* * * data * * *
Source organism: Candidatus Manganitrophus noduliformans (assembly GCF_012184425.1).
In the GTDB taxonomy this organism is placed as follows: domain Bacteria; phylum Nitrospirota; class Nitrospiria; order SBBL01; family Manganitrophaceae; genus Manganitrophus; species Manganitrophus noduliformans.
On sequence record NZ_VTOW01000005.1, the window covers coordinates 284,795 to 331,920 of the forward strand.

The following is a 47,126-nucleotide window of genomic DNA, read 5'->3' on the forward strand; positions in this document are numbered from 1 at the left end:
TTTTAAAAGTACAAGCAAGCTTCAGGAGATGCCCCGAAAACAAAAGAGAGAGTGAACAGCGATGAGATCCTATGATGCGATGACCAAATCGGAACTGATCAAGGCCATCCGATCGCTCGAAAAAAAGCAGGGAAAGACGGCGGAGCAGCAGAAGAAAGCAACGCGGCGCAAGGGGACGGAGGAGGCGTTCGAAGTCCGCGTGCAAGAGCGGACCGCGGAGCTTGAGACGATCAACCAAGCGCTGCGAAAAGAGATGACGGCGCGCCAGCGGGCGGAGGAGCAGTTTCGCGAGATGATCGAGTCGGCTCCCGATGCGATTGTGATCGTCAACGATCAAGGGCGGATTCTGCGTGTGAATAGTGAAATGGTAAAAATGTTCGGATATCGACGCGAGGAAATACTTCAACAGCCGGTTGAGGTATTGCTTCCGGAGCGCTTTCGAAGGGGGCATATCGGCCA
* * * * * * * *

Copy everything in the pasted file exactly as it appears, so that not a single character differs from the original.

Source organism: Candidatus Manganitrophus noduliformans (assembly GCF_012184425.1).
In the GTDB taxonomy this organism is placed as follows: domain Bacteria; phylum Nitrospirota; class Nitrospiria; order SBBL01; family Manganitrophaceae; genus Manganitrophus; species Manganitrophus noduliformans.
On sequence record NZ_VTOW01000005.1, the window covers coordinates 284,795 to 331,920 of the forward strand.

The following is a 47,126-nucleotide window of genomic DNA, read 5'->3' on the forward strand; positions in this document are numbered from 1 at the left end:
TTTTAAAAGTACAAGCAAGCTTCAGGAGATGCCCCGAAAACAAAAGAGAGAGTGAACAGCGATGAGATCCTATGATGCGATGACCAAATCGGAACTGATCAAGGCCATCCGATCGCTCGAAAAAAAGCAGGGAAAGACGGCGGAGCAGCAGAAGAAAGCAACGCGGCGCAAGGGGACGGAGGAGGCGTTCGAAGTCCGCGTGCAAGAGCGGACCGCGGAGCTTGAGACGATCAACCAAGCGCTGCGAAAAGAGATGACGGCGCGCCAGCGGGCGGAGGAGCAGTTTCGCGAGATGATCGAGTCGGCTCCCGATGCGATTGTGATCGTCAACGATCAAGGGCGGATTCTGCGTGTGAATAGTGAAATGGTAAAAATGTTCGGATATCGACGCGAGGAAATACTTCAACAGCCGGTTGAGGTATTGCTTCCGGAGCGCTTTCGAAGGGGGCATATCGGCCA